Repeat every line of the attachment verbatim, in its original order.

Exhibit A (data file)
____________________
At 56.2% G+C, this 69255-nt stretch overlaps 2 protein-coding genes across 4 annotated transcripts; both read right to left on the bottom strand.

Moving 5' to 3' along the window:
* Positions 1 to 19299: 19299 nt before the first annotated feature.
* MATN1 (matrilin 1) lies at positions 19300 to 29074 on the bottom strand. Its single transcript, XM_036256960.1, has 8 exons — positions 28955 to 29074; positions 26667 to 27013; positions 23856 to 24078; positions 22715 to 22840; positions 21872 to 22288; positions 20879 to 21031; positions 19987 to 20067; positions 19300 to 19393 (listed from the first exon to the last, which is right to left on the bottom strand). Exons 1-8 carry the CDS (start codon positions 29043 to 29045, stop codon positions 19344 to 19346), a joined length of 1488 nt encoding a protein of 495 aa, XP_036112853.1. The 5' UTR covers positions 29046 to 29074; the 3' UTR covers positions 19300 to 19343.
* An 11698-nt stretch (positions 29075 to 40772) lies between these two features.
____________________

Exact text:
At 56.2% G+C, this 69255-nt stretch overlaps 2 protein-coding genes across 4 annotated transcripts; both read right to left on the bottom strand.

Moving 5' to 3' along the window:
* Positions 1 to 19299: 19299 nt before the first annotated feature.
* MATN1 (matrilin 1) lies at positions 19300 to 29074 on the bottom strand. Its single transcript, XM_036256960.1, has 8 exons — positions 28955 to 29074; positions 26667 to 27013; positions 23856 to 24078; positions 22715 to 22840; positions 21872 to 22288; positions 20879 to 21031; positions 19987 to 20067; positions 19300 to 19393 (listed from the first exon to the last, which is right to left on the bottom strand). Exons 1-8 carry the CDS (start codon positions 29043 to 29045, stop codon positions 19344 to 19346), a joined length of 1488 nt encoding a protein of 495 aa, XP_036112853.1. The 5' UTR covers positions 29046 to 29074; the 3' UTR covers positions 19300 to 19343.
* An 11698-nt stretch (positions 29075 to 40772) lies between these two features.